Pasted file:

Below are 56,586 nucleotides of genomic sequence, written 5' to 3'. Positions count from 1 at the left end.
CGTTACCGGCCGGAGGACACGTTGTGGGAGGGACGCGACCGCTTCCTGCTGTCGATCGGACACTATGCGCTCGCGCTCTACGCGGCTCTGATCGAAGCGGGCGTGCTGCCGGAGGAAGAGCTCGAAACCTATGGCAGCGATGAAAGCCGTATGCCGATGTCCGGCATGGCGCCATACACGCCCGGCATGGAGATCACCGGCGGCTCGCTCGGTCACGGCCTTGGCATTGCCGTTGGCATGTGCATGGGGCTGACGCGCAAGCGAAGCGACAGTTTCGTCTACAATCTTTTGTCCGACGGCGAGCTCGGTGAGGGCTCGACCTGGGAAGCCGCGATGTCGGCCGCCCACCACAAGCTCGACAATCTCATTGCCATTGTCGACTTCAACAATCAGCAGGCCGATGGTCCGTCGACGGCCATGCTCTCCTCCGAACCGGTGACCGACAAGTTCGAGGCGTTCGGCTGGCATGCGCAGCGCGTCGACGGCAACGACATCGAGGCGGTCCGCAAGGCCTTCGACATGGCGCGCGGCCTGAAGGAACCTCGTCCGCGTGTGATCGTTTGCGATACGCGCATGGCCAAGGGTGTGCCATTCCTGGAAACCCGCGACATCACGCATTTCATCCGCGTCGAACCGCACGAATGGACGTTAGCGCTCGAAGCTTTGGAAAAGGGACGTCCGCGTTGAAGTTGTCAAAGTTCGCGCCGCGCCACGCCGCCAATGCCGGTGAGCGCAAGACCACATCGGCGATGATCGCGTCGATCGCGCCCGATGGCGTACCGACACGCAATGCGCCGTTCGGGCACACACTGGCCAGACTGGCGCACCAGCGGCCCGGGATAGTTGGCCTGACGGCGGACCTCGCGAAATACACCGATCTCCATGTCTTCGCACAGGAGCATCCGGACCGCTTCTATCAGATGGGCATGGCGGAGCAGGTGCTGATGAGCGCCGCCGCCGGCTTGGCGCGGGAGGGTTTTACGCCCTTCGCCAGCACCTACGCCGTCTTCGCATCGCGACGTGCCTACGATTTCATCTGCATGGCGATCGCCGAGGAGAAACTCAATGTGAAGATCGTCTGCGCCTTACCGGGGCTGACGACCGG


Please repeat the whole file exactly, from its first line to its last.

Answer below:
Below are 56,586 nucleotides of genomic sequence, written 5' to 3'. Positions count from 1 at the left end.
CGTTACCGGCCGGAGGACACGTTGTGGGAGGGACGCGACCGCTTCCTGCTGTCGATCGGACACTATGCGCTCGCGCTCTACGCGGCTCTGATCGAAGCGGGCGTGCTGCCGGAGGAAGAGCTCGAAACCTATGGCAGCGATGAAAGCCGTATGCCGATGTCCGGCATGGCGCCATACACGCCCGGCATGGAGATCACCGGCGGCTCGCTCGGTCACGGCCTTGGCATTGCCGTTGGCATGTGCATGGGGCTGACGCGCAAGCGAAGCGACAGTTTCGTCTACAATCTTTTGTCCGACGGCGAGCTCGGTGAGGGCTCGACCTGGGAAGCCGCGATGTCGGCCGCCCACCACAAGCTCGACAATCTCATTGCCATTGTCGACTTCAACAATCAGCAGGCCGATGGTCCGTCGACGGCCATGCTCTCCTCCGAACCGGTGACCGACAAGTTCGAGGCGTTCGGCTGGCATGCGCAGCGCGTCGACGGCAACGACATCGAGGCGGTCCGCAAGGCCTTCGACATGGCGCGCGGCCTGAAGGAACCTCGTCCGCGTGTGATCGTTTGCGATACGCGCATGGCCAAGGGTGTGCCATTCCTGGAAACCCGCGACATCACGCATTTCATCCGCGTCGAACCGCACGAATGGACGTTAGCGCTCGAAGCTTTGGAAAAGGGACGTCCGCGTTGAAGTTGTCAAAGTTCGCGCCGCGCCACGCCGCCAATGCCGGTGAGCGCAAGACCACATCGGCGATGATCGCGTCGATCGCGCCCGATGGCGTACCGACACGCAATGCGCCGTTCGGGCACACACTGGCCAGACTGGCGCACCAGCGGCCCGGGATAGTTGGCCTGACGGCGGACCTCGCGAAATACACCGATCTCCATGTCTTCGCACAGGAGCATCCGGACCGCTTCTATCAGATGGGCATGGCGGAGCAGGTGCTGATGAGCGCCGCCGCCGGCTTGGCGCGGGAGGGTTTTACGCCCTTCGCCAGCACCTACGCCGTCTTCGCATCGCGACGTGCCTACGATTTCATCTGCATGGCGATCGCCGAGGAGAAACTCAATGTGAAGATCGTCTGCGCCTTACCGGGGCTGACGACCGG